Legionellosis refers to the two clinical syndromes caused by bacteria of the genus Legionella. Pontiac fever is an acute, febrile, self-limited illness that has been serologically linked to Legionella species, whereas Legionnaires’ disease is the designation for pneumonia caused by these species. Legionnaires’ disease was first recognized in 1976, when an outbreak of pneumonia took place at a Philadelphia hotel during an American Legion convention.
The family Legionellaceae comprises more than 50 species with more than 70 serogroups. The species Legionella pneumophila causes 80–90% of human infections and includes at least 16 serogroups; serogroups 1, 4, and 6 are most commonly implicated in human infections. To date, 18 species other than L. pneumophila have been associated with human infections, among which L. micdadei (Pittsburgh pneumonia agent), L. bozemanii, L. dumoffii, and L. longbeachae are the most common. Members of the Legionellaceae are aerobic gram-negative bacilli that do not grow on routine microbiologic media. Buffered charcoal yeast extract (BCYE) agar is the medium used to grow Legionella.
The natural habitats for L. pneumophila are aquatic bodies, including lakes and streams. L. longbeachae has been isolated from natural soil. Commercial potting soil has been suggested as the reservoir for L. longbeachae infections in Australia and New Zealand. Legionella can survive under a wide range of environmental conditions; for example, the organisms can live for years in refrigerated water samples. Natural bodies of water contain only small numbers of legionellae. However, once the organisms enter human-constructed aquatic reservoirs (such as drinking-water systems), they can grow and proliferate. Factors known to enhance colonization by and amplification of Legionella include warm temperatures (25–42°C) and the presence of scale and sediment. L. pneumophila can form microcolonies within biofilms; its eradication from drinking-water systems requires disinfectants that can penetrate the biofilm. The presence of symbiotic microorganisms, including algae, amebas, ciliated protozoa, and other water-dwelling bacteria, promotes the growth of Legionella. The organisms can invade and multiply within free-living protozoa.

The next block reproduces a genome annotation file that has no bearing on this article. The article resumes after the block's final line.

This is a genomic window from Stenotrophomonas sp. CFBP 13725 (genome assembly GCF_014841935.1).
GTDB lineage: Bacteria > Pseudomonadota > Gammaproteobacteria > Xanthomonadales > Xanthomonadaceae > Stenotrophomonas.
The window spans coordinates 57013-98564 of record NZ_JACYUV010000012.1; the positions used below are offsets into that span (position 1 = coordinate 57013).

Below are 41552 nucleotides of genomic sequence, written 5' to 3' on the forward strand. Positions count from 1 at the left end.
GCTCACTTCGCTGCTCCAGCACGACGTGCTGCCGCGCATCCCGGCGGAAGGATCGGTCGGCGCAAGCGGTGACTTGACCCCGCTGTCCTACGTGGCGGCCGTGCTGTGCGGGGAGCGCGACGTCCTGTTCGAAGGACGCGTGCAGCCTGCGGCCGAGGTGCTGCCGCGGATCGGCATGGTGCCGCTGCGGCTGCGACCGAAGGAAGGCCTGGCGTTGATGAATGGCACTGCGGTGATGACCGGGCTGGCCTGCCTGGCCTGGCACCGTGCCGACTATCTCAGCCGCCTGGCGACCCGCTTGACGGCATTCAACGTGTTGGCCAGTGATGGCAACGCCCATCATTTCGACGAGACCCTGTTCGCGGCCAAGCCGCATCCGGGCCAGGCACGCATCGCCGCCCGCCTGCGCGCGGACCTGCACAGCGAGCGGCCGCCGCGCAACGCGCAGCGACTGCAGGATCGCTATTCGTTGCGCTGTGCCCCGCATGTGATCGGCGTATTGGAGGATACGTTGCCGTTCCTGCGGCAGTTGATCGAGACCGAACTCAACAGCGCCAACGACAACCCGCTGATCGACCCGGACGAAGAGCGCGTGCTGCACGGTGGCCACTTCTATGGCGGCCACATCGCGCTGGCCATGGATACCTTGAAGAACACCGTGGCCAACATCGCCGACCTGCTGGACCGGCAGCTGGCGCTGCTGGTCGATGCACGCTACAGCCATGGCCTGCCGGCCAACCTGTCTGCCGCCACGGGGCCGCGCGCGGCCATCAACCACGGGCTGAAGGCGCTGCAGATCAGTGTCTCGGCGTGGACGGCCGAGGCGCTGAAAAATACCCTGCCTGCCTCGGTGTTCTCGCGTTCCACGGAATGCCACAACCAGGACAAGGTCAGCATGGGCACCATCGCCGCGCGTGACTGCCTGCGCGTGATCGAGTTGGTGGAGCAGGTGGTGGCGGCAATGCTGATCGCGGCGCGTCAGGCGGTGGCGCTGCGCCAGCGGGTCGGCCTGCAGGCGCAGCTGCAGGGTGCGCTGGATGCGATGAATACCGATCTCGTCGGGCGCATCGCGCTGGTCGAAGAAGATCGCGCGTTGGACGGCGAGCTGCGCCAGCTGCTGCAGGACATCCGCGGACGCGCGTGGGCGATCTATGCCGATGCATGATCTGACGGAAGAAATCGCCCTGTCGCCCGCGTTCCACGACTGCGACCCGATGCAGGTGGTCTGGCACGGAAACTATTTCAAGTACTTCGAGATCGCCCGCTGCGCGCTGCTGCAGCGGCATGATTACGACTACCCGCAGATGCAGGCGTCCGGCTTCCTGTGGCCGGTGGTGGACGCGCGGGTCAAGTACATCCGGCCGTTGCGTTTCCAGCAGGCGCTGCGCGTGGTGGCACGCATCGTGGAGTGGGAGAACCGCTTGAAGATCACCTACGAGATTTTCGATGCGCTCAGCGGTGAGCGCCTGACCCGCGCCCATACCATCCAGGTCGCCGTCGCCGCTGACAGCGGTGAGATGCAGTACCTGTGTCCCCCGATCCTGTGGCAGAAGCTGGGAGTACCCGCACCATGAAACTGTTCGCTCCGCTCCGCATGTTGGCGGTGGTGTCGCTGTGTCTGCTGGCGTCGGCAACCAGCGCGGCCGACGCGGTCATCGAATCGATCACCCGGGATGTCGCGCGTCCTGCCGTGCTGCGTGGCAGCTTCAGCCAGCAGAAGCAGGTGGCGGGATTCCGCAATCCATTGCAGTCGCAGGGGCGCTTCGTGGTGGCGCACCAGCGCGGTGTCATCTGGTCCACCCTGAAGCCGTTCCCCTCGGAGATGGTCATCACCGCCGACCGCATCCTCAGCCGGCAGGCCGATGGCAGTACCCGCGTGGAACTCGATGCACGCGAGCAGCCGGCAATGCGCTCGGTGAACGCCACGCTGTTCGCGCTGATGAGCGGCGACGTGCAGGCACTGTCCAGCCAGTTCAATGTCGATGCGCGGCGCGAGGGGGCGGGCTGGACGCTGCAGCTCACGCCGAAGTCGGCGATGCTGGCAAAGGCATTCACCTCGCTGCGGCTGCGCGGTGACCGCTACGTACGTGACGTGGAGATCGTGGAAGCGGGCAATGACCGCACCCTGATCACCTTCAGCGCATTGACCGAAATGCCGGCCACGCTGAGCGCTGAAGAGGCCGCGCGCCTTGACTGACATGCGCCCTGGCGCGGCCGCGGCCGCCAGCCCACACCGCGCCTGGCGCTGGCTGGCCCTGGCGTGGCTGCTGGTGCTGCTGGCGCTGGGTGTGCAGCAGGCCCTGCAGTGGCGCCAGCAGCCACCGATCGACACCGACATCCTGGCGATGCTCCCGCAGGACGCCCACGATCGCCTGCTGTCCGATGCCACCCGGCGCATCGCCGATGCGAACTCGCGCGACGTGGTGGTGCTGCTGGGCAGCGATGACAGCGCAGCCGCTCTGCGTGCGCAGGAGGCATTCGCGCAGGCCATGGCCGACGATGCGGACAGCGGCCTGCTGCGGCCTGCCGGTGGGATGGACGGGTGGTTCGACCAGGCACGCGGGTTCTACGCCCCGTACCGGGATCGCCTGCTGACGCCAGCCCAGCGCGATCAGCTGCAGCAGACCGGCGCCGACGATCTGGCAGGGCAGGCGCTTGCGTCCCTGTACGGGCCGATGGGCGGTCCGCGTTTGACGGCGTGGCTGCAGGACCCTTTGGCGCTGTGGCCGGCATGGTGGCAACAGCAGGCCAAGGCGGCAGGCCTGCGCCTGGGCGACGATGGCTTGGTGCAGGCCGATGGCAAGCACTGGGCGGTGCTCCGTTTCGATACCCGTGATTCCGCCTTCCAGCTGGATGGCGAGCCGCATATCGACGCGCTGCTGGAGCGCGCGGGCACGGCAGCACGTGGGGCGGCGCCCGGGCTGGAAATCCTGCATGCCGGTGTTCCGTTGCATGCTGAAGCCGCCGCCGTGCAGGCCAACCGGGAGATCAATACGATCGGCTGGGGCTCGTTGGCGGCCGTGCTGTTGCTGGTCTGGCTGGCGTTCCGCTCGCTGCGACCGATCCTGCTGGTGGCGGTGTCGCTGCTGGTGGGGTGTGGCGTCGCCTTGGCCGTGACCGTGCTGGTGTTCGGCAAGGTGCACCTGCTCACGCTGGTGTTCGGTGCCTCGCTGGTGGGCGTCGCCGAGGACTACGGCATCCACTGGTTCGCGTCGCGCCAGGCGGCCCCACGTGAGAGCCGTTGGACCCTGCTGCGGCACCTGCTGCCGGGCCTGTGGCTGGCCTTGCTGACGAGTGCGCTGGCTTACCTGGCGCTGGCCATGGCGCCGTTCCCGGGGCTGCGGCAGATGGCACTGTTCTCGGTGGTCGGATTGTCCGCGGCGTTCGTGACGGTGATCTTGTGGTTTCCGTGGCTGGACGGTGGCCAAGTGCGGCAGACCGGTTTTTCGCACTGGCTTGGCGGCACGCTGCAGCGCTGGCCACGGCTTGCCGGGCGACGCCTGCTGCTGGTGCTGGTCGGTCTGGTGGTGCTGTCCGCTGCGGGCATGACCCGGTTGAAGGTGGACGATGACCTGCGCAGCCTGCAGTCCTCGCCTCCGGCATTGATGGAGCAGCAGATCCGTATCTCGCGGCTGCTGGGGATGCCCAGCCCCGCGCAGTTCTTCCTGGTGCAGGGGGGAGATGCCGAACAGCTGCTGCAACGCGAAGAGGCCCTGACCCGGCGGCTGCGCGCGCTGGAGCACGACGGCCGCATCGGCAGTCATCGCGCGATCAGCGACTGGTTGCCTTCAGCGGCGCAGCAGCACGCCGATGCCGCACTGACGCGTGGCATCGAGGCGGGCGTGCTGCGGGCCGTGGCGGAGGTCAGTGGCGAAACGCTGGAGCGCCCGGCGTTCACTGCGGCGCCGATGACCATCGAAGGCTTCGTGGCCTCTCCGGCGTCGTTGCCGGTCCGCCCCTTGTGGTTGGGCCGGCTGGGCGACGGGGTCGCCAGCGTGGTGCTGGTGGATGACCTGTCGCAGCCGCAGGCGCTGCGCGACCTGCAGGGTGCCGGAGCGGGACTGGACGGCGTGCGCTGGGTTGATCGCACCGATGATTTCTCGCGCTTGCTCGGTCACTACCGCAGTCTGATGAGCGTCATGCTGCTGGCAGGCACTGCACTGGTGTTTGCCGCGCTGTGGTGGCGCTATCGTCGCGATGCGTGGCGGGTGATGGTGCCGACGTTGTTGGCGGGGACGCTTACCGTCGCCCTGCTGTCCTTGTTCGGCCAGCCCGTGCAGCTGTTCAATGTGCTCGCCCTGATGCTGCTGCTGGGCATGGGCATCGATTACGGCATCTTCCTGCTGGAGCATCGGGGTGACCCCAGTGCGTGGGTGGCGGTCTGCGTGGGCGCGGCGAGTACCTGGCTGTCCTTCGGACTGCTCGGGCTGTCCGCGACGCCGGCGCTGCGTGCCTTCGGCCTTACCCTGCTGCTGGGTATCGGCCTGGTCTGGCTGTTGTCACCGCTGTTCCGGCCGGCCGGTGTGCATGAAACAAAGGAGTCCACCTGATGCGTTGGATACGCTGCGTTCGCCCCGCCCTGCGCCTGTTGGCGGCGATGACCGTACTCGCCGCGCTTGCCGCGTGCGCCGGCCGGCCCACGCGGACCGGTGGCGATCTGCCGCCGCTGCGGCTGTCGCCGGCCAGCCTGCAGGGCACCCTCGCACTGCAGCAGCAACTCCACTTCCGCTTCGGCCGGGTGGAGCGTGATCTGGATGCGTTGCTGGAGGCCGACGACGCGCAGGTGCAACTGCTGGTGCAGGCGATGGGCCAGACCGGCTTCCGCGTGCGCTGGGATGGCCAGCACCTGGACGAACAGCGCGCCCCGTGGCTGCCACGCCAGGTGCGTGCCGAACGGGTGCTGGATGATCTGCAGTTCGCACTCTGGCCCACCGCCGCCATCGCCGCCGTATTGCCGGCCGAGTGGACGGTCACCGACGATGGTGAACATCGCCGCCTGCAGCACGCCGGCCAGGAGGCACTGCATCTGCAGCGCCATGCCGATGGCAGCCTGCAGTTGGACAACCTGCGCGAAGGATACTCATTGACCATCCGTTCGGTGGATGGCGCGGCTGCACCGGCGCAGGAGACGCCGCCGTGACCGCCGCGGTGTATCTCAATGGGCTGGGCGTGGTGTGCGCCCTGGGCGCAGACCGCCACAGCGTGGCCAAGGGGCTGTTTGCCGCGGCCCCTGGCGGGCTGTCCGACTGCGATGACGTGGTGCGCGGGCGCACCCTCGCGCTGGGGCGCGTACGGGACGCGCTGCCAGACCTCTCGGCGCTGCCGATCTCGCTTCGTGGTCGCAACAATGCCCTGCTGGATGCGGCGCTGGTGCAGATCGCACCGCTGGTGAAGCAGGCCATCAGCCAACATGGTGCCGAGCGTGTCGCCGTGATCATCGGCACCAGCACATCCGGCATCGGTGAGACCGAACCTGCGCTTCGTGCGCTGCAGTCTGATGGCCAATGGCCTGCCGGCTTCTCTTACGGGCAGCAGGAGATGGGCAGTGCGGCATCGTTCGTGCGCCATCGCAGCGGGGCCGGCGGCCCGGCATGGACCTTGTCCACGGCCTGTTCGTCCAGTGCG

Heavy rainfall and flooding can result in the entry of high numbers of legionellae into water-distribution systems, leading to an upsurge of cases. Climate change may be a factor in the apparent increase in incidence of Legionnaires’ disease worldwide.
Large buildings over three stories high are commonly colonized with Legionella. Sporadic community-acquired Legionnaires’ disease has been linked to colonization of hotels, office buildings, factories, and even private homes. Drinking-water systems in hospitals and extended-care facilities have been the source for health care–associated Legionnaires’ disease.
In contrast, cooling towers and evaporative condensers have been overestimated as sources of Legionella causing human illness. Early investigations that implicated cooling towers antedated the discovery that the organism could also exist in drinking water. In many outbreaks attributed to cooling towers, cases of Legionnaires’ disease continued to occur despite disinfection of the ...